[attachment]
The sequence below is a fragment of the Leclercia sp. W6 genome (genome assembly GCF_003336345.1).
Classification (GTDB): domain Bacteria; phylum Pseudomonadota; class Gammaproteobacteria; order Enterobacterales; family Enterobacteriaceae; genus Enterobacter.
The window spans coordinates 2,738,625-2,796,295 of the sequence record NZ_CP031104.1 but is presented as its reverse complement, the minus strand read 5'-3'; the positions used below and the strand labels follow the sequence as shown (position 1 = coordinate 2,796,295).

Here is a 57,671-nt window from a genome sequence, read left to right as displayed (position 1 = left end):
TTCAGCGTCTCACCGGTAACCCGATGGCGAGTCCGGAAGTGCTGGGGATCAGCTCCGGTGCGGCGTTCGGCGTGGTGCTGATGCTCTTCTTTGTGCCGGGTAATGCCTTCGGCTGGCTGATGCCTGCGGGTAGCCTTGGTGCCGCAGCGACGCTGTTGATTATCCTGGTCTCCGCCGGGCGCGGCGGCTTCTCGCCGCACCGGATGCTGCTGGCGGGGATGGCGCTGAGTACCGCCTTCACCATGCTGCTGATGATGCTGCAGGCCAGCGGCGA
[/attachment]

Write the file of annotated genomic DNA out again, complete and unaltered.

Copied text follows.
The sequence below is a fragment of the Leclercia sp. W6 genome (genome assembly GCF_003336345.1).
Classification (GTDB): domain Bacteria; phylum Pseudomonadota; class Gammaproteobacteria; order Enterobacterales; family Enterobacteriaceae; genus Enterobacter.
The window spans coordinates 2,738,625-2,796,295 of the sequence record NZ_CP031104.1 but is presented as its reverse complement, the minus strand read 5'-3'; the positions used below and the strand labels follow the sequence as shown (position 1 = coordinate 2,796,295).

Here is a 57,671-nt window from a genome sequence, read left to right as displayed (position 1 = left end):
TTCAGCGTCTCACCGGTAACCCGATGGCGAGTCCGGAAGTGCTGGGGATCAGCTCCGGTGCGGCGTTCGGCGTGGTGCTGATGCTCTTCTTTGTGCCGGGTAATGCCTTCGGCTGGCTGATGCCTGCGGGTAGCCTTGGTGCCGCAGCGACGCTGTTGATTATCCTGGTCTCCGCCGGGCGCGGCGGCTTCTCGCCGCACCGGATGCTGCTGGCGGGGATGGCGCTGAGTACCGCCTTCACCATGCTGCTGATGATGCTGCAGGCCAGCGGCGA